Tag Archives: agent

U.S. Border agent charged with murdering Mexican claims self-defense

U.S. Border agent charged with murdering Mexican claims self-defenseA U.S. Border Patrol agent charged with murdering a Mexican teenager when he fired across the border in 2012 testified on Monday that he acted in self defense after rocks were thrown at him. Agent Lonnie Swartz, 43, is charged with murder in the shooting death of 16-year-old Jose Antonio Elena Rodriguez on Oct. 10, 2012. Swartz, who has been on trial in U.S. District Court in Tucson, Arizona, since March 20, sobbed on Monday while recounting the shooting.



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Daughter of ex-Russian spy gives first statement after nerve agent poisoning

Daughter of ex-Russian spy gives first statement after nerve agent poisoningYulia Skripal thanked her doctors in a statement, as Russia continues to deny responsibility for the attack on her and her father.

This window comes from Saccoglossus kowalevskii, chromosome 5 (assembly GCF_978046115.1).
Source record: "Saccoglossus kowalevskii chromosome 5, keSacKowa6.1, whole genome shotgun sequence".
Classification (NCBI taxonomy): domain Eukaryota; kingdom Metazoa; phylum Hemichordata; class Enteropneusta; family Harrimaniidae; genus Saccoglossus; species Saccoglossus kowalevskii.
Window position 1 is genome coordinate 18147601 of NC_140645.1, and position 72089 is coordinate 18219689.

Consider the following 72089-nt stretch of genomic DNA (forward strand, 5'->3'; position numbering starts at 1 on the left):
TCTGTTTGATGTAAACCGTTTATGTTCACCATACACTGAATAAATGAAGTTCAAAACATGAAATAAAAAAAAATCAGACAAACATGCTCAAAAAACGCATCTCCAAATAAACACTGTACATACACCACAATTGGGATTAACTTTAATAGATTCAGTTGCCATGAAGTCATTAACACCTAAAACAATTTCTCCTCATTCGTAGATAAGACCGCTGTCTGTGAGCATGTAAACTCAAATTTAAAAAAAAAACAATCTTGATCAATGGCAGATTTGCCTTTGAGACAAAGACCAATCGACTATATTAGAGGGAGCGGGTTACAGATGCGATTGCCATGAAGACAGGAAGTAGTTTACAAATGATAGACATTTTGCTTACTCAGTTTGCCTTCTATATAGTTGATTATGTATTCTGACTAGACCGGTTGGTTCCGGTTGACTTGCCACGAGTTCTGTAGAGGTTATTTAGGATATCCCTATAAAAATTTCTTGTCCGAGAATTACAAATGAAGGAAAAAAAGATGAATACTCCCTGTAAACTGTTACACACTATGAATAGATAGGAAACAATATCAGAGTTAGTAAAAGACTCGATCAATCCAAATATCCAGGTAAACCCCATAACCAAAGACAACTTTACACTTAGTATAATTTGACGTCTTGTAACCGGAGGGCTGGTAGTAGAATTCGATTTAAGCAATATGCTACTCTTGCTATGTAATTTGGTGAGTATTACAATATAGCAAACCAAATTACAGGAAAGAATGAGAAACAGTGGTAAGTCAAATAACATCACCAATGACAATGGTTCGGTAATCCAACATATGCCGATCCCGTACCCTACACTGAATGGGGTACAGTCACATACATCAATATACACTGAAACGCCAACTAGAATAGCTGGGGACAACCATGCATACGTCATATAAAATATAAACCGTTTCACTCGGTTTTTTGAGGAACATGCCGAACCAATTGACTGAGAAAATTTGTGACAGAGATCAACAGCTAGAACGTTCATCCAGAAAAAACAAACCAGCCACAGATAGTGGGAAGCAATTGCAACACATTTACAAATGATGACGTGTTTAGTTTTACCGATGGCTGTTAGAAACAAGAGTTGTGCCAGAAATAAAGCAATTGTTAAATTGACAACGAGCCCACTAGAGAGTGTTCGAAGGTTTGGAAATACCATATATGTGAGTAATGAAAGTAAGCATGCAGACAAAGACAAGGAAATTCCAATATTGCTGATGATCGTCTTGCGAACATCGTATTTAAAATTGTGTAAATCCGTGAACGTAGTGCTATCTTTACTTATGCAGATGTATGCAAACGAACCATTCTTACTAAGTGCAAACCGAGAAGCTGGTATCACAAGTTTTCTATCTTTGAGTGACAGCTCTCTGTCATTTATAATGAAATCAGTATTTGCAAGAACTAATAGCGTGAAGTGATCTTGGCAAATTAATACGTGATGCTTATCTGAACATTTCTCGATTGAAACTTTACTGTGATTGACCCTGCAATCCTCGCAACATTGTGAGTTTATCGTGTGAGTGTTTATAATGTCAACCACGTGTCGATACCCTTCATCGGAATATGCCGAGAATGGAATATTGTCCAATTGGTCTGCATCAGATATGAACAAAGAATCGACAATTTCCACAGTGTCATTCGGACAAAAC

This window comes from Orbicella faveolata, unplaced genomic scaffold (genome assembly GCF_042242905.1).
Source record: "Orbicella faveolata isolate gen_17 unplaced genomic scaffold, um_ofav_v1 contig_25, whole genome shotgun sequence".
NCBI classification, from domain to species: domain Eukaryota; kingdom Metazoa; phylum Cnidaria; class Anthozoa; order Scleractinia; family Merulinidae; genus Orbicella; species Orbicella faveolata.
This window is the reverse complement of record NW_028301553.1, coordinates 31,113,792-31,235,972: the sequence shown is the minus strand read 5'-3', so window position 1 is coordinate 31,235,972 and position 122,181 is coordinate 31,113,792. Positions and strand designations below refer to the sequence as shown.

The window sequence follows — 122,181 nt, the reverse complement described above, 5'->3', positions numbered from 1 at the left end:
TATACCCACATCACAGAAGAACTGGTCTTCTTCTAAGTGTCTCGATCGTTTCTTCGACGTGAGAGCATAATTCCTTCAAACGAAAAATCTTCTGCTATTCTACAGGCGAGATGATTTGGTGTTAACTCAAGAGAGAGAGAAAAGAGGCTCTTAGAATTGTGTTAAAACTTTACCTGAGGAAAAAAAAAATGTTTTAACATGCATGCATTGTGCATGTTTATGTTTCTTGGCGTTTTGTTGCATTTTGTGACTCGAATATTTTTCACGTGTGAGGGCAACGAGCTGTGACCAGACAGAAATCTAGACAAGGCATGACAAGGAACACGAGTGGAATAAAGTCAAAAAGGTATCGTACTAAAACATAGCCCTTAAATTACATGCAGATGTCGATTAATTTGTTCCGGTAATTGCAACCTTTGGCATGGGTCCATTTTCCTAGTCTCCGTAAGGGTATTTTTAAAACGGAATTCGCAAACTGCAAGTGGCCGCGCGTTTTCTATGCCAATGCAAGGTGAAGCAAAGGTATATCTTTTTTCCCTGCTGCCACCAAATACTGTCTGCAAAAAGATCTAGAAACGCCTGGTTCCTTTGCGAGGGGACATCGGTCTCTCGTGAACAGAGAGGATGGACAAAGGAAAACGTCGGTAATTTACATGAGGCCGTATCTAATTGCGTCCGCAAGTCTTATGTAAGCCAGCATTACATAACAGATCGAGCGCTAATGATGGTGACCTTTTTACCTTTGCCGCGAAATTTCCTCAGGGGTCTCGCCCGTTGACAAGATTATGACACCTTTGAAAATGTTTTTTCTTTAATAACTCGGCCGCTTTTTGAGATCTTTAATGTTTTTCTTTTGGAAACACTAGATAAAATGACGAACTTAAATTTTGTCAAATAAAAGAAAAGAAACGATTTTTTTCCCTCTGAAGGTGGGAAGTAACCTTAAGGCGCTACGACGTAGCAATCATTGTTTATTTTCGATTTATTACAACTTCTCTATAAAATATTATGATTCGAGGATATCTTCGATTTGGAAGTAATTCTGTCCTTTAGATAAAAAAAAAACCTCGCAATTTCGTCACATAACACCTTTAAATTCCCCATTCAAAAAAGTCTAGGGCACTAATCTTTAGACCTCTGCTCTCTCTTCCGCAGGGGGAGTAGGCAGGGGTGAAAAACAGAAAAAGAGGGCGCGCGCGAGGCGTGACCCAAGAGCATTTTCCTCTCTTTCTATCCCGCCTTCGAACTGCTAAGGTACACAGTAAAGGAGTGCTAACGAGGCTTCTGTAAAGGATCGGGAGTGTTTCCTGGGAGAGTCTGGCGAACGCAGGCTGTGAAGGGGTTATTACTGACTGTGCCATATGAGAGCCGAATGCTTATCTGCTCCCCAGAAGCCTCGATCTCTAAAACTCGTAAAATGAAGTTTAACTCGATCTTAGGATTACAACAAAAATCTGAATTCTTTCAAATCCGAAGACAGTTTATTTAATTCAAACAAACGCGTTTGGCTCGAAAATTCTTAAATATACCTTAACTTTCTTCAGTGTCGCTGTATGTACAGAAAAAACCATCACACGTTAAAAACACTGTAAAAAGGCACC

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UK lab says cannot determine spy nerve agent was Russian-made

UK lab says cannot determine spy nerve agent was Russian-madeThe British military facility analysing the nerve agent used to poison a spy said on Tuesday it could not prove the substance was made in Russia, as Russian President Vladimir Putin put his hopes in a meeting with the world’s chemical weapons watchdog. Gary Aitkenhead, chief executive of the Porton Down defence laboratory, told Britain’s Sky News that analysts had identified the substance as military-grade Novichok, the word used for a category of nerve agents developed in Soviet times. “It is our job to provide the scientific evidence of what this particular nerve agent is, we identified that it is from this particular family and that it is a military grade, but it is not our job to say where it was manufactured,” Aitkenhead said.



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UK's Porton Down denies it could have been source of nerve agent that poisoned ex-spy